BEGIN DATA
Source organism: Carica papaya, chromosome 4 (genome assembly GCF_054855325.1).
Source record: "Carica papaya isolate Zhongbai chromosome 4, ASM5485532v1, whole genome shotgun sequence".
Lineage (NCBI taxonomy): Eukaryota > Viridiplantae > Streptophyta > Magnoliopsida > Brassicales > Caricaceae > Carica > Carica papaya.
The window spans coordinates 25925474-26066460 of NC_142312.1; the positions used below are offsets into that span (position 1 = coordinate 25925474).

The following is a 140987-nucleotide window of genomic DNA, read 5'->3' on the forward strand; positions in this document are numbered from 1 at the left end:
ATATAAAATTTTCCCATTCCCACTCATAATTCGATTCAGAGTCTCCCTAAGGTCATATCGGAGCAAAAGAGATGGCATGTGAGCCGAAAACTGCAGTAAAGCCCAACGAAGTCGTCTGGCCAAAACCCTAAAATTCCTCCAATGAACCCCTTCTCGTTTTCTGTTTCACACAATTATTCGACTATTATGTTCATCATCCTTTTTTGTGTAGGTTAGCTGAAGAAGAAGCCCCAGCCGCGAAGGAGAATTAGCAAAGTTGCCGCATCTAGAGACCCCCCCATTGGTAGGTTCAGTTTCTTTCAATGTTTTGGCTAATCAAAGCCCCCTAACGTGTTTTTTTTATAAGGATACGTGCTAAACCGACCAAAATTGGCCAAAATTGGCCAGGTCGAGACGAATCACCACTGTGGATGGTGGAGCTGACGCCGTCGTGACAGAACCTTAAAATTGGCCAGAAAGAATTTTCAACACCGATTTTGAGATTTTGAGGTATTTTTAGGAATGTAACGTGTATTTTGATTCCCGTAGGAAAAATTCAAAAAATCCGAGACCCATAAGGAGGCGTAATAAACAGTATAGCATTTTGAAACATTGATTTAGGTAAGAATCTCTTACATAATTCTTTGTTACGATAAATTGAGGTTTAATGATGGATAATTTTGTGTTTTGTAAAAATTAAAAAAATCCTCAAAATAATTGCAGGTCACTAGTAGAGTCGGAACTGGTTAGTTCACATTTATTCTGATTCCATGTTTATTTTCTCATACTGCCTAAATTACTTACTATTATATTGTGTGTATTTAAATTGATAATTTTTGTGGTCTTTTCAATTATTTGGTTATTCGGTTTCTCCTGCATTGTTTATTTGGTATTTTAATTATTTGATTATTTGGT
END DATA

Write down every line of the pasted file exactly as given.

Source organism: Carica papaya, chromosome 4 (genome assembly GCF_054855325.1).
Source record: "Carica papaya isolate Zhongbai chromosome 4, ASM5485532v1, whole genome shotgun sequence".
Lineage (NCBI taxonomy): Eukaryota > Viridiplantae > Streptophyta > Magnoliopsida > Brassicales > Caricaceae > Carica > Carica papaya.
The window spans coordinates 25925474-26066460 of NC_142312.1; the positions used below are offsets into that span (position 1 = coordinate 25925474).

The following is a 140987-nucleotide window of genomic DNA, read 5'->3' on the forward strand; positions in this document are numbered from 1 at the left end:
ATATAAAATTTTCCCATTCCCACTCATAATTCGATTCAGAGTCTCCCTAAGGTCATATCGGAGCAAAAGAGATGGCATGTGAGCCGAAAACTGCAGTAAAGCCCAACGAAGTCGTCTGGCCAAAACCCTAAAATTCCTCCAATGAACCCCTTCTCGTTTTCTGTTTCACACAATTATTCGACTATTATGTTCATCATCCTTTTTTGTGTAGGTTAGCTGAAGAAGAAGCCCCAGCCGCGAAGGAGAATTAGCAAAGTTGCCGCATCTAGAGACCCCCCCATTGGTAGGTTCAGTTTCTTTCAATGTTTTGGCTAATCAAAGCCCCCTAACGTGTTTTTTTTATAAGGATACGTGCTAAACCGACCAAAATTGGCCAAAATTGGCCAGGTCGAGACGAATCACCACTGTGGATGGTGGAGCTGACGCCGTCGTGACAGAACCTTAAAATTGGCCAGAAAGAATTTTCAACACCGATTTTGAGATTTTGAGGTATTTTTAGGAATGTAACGTGTATTTTGATTCCCGTAGGAAAAATTCAAAAAATCCGAGACCCATAAGGAGGCGTAATAAACAGTATAGCATTTTGAAACATTGATTTAGGTAAGAATCTCTTACATAATTCTTTGTTACGATAAATTGAGGTTTAATGATGGATAATTTTGTGTTTTGTAAAAATTAAAAAAATCCTCAAAATAATTGCAGGTCACTAGTAGAGTCGGAACTGGTTAGTTCACATTTATTCTGATTCCATGTTTATTTTCTCATACTGCCTAAATTACTTACTATTATATTGTGTGTATTTAAATTGATAATTTTTGTGGTCTTTTCAATTATTTGGTTATTCGGTTTCTCCTGCATTGTTTATTTGGTATTTTAATTATTTGATTATTTGGT